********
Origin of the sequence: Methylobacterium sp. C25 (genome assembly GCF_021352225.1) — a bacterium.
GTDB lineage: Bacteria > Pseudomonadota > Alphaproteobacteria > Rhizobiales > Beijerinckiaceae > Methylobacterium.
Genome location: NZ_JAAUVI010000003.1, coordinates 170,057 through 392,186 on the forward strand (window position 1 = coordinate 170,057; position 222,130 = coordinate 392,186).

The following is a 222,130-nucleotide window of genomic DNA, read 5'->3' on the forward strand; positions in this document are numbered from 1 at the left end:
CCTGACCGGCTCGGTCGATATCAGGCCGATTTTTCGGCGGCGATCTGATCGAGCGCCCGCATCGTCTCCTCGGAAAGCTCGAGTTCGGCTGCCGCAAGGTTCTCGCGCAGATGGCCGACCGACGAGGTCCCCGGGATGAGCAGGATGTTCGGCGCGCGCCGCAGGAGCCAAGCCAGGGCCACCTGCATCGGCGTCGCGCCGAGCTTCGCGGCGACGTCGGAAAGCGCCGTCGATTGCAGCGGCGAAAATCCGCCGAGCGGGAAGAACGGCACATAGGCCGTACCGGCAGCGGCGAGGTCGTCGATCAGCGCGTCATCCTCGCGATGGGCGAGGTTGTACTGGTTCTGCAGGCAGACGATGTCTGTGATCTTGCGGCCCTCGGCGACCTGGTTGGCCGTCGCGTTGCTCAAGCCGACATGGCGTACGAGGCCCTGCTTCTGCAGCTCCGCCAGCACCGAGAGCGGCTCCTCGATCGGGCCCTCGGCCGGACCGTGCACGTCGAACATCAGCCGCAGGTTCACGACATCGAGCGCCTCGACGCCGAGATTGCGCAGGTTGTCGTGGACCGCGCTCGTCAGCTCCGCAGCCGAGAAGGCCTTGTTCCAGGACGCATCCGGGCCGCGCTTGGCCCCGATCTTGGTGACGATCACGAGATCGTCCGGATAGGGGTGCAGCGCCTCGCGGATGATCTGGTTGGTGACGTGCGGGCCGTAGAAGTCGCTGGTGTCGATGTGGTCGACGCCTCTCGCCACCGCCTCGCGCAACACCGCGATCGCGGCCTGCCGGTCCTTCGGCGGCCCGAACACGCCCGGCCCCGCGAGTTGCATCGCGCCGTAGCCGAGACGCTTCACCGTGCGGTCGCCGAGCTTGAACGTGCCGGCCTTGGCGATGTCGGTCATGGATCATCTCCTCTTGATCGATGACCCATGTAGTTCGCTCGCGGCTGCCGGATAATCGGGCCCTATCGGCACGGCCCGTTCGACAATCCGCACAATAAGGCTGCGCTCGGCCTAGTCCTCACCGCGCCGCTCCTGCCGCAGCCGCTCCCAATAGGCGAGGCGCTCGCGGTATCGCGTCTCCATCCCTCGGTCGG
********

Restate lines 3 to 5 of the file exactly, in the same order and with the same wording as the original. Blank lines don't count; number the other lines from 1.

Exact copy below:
Genome location: NZ_JAAUVI010000003.1, coordinates 170,057 through 392,186 on the forward strand (window position 1 = coordinate 170,057; position 222,130 = coordinate 392,186).

The following is a 222,130-nucleotide window of genomic DNA, read 5'->3' on the forward strand; positions in this document are numbered from 1 at the left end:
CCTGACCGGCTCGGTCGATATCAGGCCGATTTTTCGGCGGCGATCTGATCGAGCGCCCGCATCGTCTCCTCGGAAAGCTCGAGTTCGGCTGCCGCAAGGTTCTCGCGCAGATGGCCGACCGACGAGGTCCCCGGGATGAGCAGGATGTTCGGCGCGCGCCGCAGGAGCCAAGCCAGGGCCACCTGCATCGGCGTCGCGCCGAGCTTCGCGGCGACGTCGGAAAGCGCCGTCGATTGCAGCGGCGAAAATCCGCCGAGCGGGAAGAACGGCACATAGGCCGTACCGGCAGCGGCGAGGTCGTCGATCAGCGCGTCATCCTCGCGATGGGCGAGGTTGTACTGGTTCTGCAGGCAGACGATGTCTGTGATCTTGCGGCCCTCGGCGACCTGGTTGGCCGTCGCGTTGCTCAAGCCGACATGGCGTACGAGGCCCTGCTTCTGCAGCTCCGCCAGCACCGAGAGCGGCTCCTCGATCGGGCCCTCGGCCGGACCGTGCACGTCGAACATCAGCCGCAGGTTCACGACATCGAGCGCCTCGACGCCGAGATTGCGCAGGTTGTCGTGGACCGCGCTCGTCAGCTCCGCAGCCGAGAAGGCCTTGTTCCAGGACGCATCCGGGCCGCGCTTGGCCCCGATCTTGGTGACGATCACGAGATCGTCCGGATAGGGGTGCAGCGCCTCGCGGATGATCTGGTTGGTGACGTGCGGGCCGTAGAAGTCGCTGGTGTCGATGTGGTCGACGCCTCTCGCCACCGCCTCGCGCAACACCGCGATCGCGGCCTGCCGGTCCTTCGGCGGCCCGAACACGCCCGGCCCCGCGAGTTGCATCGCGCCGTAGCCGAGACGCTTCACCGTGCGGTCGCCGAGCTTGAACGTGCCGGCCTTGGCGATGTCGGTCATGGATCATCTCCTCTTGATCGATGACCCATGTAGTTCGCTCGCGGCTGCCGGATAATCGGGCCCTATCGGCACGGCCCGTTCGACAATCCGCACAATAAGGCTGCGCTCGGCCTAGTCCTCACCGCGCCGCTCCTGCCGCAGCCGCTCCCAATAGGCGAGGCGCTCGCGGTATCGCGTCTCCATCCCTCGGTCGG